Friday, February 1, 2013


I am taking a class called Work In Contemporary Society.  While that could be quite boring, the instructor constantly brings the focus back around to how we as artists relate to work in society and whether our art making "qualifies" as work.  These articles from Etsy and The New Yorker echo the precise feeling I have had the last few classes but not been able to put my finger on.

Etsy columnist Chapell Ellison gets things started in this lovely little article, Is Cuteness Bad for Craft?
which then led me to Alexandra Lange's passionate Craft Wars vs. William Morris.

Both women are questioning if tv shows like "Craft Wars" (which I didn't know existed) cheapen the term "craft" for those of us who make functional crafts for a living or to feed a passion.  William Morris tried, in the 1800's, to reform the early waves of early consumerism from the beginning of the Industrial Revolution and bring consumers back to the idea of objects that were both functional and beautiful.  He would rather have one very simple, carefully handmade set of china than three mass-made overly-glitzy sets.  I feel that I fall in between his ideals and the "Make do and Mend" group.  I throughly enjoy purchasing mass made china, but at the thrift store where there is only one of that particular tea cup.  Perhaps that is leaning strongly towards my gypsy-mish-mash tendencies, but I like it that way.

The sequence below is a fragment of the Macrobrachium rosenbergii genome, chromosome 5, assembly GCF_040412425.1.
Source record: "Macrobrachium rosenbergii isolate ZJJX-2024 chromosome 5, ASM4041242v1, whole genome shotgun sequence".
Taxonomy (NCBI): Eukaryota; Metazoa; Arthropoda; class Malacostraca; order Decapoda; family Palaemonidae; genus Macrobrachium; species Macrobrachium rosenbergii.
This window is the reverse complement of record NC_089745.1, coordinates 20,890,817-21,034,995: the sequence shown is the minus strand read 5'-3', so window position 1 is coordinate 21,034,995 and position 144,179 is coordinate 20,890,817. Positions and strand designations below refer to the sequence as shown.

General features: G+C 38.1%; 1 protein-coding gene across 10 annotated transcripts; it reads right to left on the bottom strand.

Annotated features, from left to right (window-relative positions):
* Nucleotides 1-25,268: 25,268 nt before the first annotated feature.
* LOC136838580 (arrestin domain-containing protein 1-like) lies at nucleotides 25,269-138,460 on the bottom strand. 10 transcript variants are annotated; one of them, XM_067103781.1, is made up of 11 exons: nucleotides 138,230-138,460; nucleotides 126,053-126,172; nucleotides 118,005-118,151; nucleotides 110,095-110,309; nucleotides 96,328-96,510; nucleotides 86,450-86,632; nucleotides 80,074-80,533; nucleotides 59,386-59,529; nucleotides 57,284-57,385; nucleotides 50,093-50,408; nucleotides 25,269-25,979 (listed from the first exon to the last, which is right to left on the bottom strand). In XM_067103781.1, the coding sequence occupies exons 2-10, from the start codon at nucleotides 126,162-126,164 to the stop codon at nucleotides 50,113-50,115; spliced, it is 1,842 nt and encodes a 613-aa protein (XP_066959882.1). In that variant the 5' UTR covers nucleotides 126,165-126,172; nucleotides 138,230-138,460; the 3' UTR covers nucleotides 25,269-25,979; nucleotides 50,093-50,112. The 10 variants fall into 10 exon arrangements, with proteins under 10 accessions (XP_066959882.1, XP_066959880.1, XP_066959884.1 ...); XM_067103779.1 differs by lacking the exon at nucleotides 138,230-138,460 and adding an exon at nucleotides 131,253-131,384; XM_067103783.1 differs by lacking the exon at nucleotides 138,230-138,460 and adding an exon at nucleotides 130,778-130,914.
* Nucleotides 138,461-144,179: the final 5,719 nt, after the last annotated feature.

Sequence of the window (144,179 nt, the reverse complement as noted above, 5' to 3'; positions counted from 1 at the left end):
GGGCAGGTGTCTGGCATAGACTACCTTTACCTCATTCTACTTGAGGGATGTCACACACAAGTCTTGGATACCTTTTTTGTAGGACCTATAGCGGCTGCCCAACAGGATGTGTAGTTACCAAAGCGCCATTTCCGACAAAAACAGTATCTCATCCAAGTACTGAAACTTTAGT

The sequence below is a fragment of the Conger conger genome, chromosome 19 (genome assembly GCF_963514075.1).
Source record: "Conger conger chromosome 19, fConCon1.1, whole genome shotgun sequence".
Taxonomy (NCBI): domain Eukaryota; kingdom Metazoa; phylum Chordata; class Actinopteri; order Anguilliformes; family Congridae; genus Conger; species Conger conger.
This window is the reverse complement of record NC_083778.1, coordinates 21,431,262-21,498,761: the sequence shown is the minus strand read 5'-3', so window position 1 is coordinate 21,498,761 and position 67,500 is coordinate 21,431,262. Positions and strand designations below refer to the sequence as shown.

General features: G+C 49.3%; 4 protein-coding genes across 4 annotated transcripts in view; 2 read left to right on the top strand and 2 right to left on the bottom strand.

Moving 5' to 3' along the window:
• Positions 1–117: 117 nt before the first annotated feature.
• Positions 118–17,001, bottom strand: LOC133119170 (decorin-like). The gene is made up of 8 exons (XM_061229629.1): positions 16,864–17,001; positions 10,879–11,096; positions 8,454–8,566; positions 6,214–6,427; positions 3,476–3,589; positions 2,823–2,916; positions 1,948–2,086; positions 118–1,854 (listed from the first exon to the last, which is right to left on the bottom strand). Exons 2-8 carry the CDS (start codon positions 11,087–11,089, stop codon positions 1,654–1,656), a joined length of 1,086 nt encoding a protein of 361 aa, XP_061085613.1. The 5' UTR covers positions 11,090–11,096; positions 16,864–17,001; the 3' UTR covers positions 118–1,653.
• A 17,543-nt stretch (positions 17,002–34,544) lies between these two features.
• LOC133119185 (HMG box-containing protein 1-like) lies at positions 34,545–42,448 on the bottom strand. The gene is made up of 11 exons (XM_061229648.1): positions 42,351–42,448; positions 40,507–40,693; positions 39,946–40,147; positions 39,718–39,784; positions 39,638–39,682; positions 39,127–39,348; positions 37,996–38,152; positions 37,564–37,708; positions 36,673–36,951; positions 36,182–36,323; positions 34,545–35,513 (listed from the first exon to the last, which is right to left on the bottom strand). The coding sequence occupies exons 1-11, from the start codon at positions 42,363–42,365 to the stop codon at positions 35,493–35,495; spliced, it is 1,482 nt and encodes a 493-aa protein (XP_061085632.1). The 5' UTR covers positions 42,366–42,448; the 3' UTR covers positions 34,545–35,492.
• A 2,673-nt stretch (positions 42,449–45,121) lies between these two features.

I will purchase things that are new; occasionally indulging my love for things from Anthropologie, or the necessary underthings and shoes.  However I prefer the second hand things, not to satisfy some anti-consumerist notion, but rather because that is how much I want to spend on "new" clothing.  The Ann Taylor dress I paid $10 for?  That is how much it is actually worth in my eyes.  The greatness of your label name is no excuse for poor craftsmanship or cheap sewing.
Granted, I feel lucky when I can find a nice, pre-made dress that fits me everywhere, but therein lies my frustration with consumerist made clothing.  It has nasty labels that make me think I must be fat because I'm not a size zero.  That's beside the point.

The point is, Craftsmanship versus Crafty "Let's make this old thing super cute and non-functional just because I can" is frustrating for those of us who are artists and crafters.  Who love taking simple materials and making beautiful, functional items, and who sell them for a living.

What stance do you subscribe to?  Do you disagree with these articles?


No comments:

Post a Comment